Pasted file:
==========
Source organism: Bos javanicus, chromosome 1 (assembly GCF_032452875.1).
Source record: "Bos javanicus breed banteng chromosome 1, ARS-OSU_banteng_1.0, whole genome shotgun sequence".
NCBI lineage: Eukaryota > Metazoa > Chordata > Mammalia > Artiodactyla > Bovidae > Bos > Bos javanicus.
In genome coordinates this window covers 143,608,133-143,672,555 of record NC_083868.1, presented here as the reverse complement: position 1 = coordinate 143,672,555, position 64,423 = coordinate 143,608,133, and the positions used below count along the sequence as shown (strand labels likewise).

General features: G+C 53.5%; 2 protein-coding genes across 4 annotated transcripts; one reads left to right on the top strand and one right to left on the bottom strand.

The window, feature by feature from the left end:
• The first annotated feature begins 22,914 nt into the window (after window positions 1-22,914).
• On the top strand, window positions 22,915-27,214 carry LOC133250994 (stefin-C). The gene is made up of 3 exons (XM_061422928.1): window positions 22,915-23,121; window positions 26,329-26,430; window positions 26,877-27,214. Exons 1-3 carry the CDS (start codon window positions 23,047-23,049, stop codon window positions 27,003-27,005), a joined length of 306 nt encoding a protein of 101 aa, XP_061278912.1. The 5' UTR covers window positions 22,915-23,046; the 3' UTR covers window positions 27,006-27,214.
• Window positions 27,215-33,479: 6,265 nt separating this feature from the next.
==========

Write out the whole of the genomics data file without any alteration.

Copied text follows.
Source organism: Bos javanicus, chromosome 1 (assembly GCF_032452875.1).
Source record: "Bos javanicus breed banteng chromosome 1, ARS-OSU_banteng_1.0, whole genome shotgun sequence".
NCBI lineage: Eukaryota > Metazoa > Chordata > Mammalia > Artiodactyla > Bovidae > Bos > Bos javanicus.
In genome coordinates this window covers 143,608,133-143,672,555 of record NC_083868.1, presented here as the reverse complement: position 1 = coordinate 143,672,555, position 64,423 = coordinate 143,608,133, and the positions used below count along the sequence as shown (strand labels likewise).

General features: G+C 53.5%; 2 protein-coding genes across 4 annotated transcripts; one reads left to right on the top strand and one right to left on the bottom strand.

The window, feature by feature from the left end:
• The first annotated feature begins 22,914 nt into the window (after window positions 1-22,914).
• On the top strand, window positions 22,915-27,214 carry LOC133250994 (stefin-C). The gene is made up of 3 exons (XM_061422928.1): window positions 22,915-23,121; window positions 26,329-26,430; window positions 26,877-27,214. Exons 1-3 carry the CDS (start codon window positions 23,047-23,049, stop codon window positions 27,003-27,005), a joined length of 306 nt encoding a protein of 101 aa, XP_061278912.1. The 5' UTR covers window positions 22,915-23,046; the 3' UTR covers window positions 27,006-27,214.
• Window positions 27,215-33,479: 6,265 nt separating this feature from the next.